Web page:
When you are already back to the centre of Naples, head for Il Castel Nuovo (the New Castle). The fortress is better known as Maschio Angioino. As a matter of fact, it was originally built as a residence for the French Court and the Angevin Monarchy. When Charles I of Anjou lost the Kingdom of Sicily he moved the Court from Palermo to Naples in 1266 and he commissioned its construction to a French architect in 1279. The castle was completed in 1285 and it had to celebrate his coronation as the King of Naples. The Angevins ruled the city until the middle of the 15th century and the other name of the castle derived from that period of time – the locals called it Maschio Angioino. After that the Arogonese enlarged it. Alfonso V of Aragon had a magnificent marble triumphal arch built between the western towers (la Torre di Mezzo or Halfway Tower and la Torre di Guardia or Watch Tower). Thus he celebrated his entrance in Naples. “The Barons’ Hall” obtained its name due to one historic fact again related to the rule of the Aragonese. Ferdinand I of Aragon gathered together all of his barons who were accused of conspiracy. Being brought together in that hall, they were swiftly arrested and put to prison. Another peculiar fact about this amazing castle, whose saloons house museums and some Naples authorities and offers breathtaking views of the town from the towers nowadays, is one legend connected with a crocodile. The folk tale goes like this.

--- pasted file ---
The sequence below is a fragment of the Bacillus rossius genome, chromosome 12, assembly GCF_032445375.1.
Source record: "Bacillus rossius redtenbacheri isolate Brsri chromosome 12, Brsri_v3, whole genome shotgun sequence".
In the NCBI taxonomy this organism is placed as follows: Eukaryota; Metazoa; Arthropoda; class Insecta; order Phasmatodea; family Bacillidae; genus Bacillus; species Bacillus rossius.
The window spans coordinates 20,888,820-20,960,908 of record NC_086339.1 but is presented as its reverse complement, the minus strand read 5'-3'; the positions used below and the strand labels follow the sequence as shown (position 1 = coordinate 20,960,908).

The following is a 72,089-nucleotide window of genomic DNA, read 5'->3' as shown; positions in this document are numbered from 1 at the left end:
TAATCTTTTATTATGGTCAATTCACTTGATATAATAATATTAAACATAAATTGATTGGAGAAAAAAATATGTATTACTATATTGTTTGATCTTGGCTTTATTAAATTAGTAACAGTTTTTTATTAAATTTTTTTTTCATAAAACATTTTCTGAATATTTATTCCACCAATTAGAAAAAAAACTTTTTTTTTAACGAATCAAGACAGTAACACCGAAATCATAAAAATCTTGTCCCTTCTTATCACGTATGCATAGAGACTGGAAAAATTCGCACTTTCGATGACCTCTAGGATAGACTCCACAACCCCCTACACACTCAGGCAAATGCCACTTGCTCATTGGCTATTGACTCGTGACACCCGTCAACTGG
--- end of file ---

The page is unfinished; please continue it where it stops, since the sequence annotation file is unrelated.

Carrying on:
Once upon time a crocodile made its way from the Nile to Europe and it chose the bowels of Maschio Angioino. Every day the reptile would go hunting prisoners through a hidden hole in the moat of the castle and then it would drag their corpses to its lair. Nobody knew about its mysterious appearance but the guards paid attention to the increasing number of the escaping prisoners. So, they decided to see what way the prisoners used to escape the jail which was an ex granary. This way they stumbled upon the crocodile. Instead of chasing it away, the guards decided to keep it as an executor of sentences. Prisoners sentenced to death were thrown to the moats where the crocodile ate them on a regular basis. Or those who wanted to escape the prison would also meet the reptile on their way. There is another version of the crocodile folk tale, by the way. It is related to famous Queen Joan II of Naples (1371-1435). In brief, she would throw every spent lover of hers to the crocodile. Thus she shared “her toys” with the reptile.
C A S T E L D E L L’ O V O